The right products at the right time are a big concern for retailers who only have a short time to get it right. The retailers who can accurately predict and see trends in real time will have a much easier time selling those goods during their respective seasons. Items like bathing suits and board shorts have a relatively short season to sell. So, get it wrong and suffer the consequences. Artificial intelligence impacts retail product selection by realizing data points which anticipate trends and serve up those trends from mountains of data. The idea is that by looking at early indicators of search queries for certain styles and trends enables the retailer to make more educated buying decisions so they maximize their effect during the short seasons. As you can tell, this has major benefits in the supply chain as well as the overall view of the retailer’s merchandise within the consumer’s eyes which drives visits to store, or online visits based on this.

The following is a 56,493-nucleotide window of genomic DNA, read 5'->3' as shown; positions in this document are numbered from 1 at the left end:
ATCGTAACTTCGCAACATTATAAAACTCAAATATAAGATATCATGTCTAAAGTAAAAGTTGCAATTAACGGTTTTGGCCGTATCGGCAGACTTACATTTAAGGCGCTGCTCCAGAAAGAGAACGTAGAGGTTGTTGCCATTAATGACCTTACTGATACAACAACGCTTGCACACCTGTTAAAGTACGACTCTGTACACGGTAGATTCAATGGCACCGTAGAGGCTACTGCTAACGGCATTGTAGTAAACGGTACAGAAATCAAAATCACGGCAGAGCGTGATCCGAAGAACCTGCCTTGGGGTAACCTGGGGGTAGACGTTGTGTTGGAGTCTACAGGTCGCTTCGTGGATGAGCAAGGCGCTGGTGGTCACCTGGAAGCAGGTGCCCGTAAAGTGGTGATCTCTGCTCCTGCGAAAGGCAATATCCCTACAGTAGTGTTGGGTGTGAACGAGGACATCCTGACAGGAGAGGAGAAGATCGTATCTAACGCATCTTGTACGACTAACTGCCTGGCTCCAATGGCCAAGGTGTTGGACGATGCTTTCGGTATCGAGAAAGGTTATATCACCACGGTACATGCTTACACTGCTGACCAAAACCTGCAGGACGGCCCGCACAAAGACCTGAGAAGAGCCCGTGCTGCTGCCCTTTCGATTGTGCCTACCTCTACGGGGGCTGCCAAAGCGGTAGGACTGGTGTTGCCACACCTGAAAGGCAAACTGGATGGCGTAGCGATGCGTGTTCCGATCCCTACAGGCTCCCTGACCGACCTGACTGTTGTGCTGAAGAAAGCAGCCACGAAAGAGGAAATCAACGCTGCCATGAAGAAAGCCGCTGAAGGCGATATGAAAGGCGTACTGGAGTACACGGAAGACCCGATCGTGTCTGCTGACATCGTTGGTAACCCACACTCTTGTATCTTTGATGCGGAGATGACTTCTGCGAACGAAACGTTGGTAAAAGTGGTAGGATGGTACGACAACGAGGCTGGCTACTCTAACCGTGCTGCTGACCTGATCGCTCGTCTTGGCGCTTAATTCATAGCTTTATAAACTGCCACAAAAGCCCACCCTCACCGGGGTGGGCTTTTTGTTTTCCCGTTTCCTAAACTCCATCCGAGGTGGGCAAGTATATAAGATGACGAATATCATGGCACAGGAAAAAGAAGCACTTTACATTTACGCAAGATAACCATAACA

Certainly, the search has been aided by artificial intelligence quite significantly, for a while now. Just take a look at this AI enabled commerce software to see this. But, that search is carrying over more and more into the retailer’s website through a visual search engine. Being able to predict what a customer is looking for, then showing those results encourages a customer to click and shop more thoroughly on the retailer’s site. Accurately predicting the results comes by analyzing the thousands of searches going on daily on a retailers site, to then making pattern recognition on what someone is actually looking to buy. The results of the search are then refined to reflect this change in the right product to show to the consumer.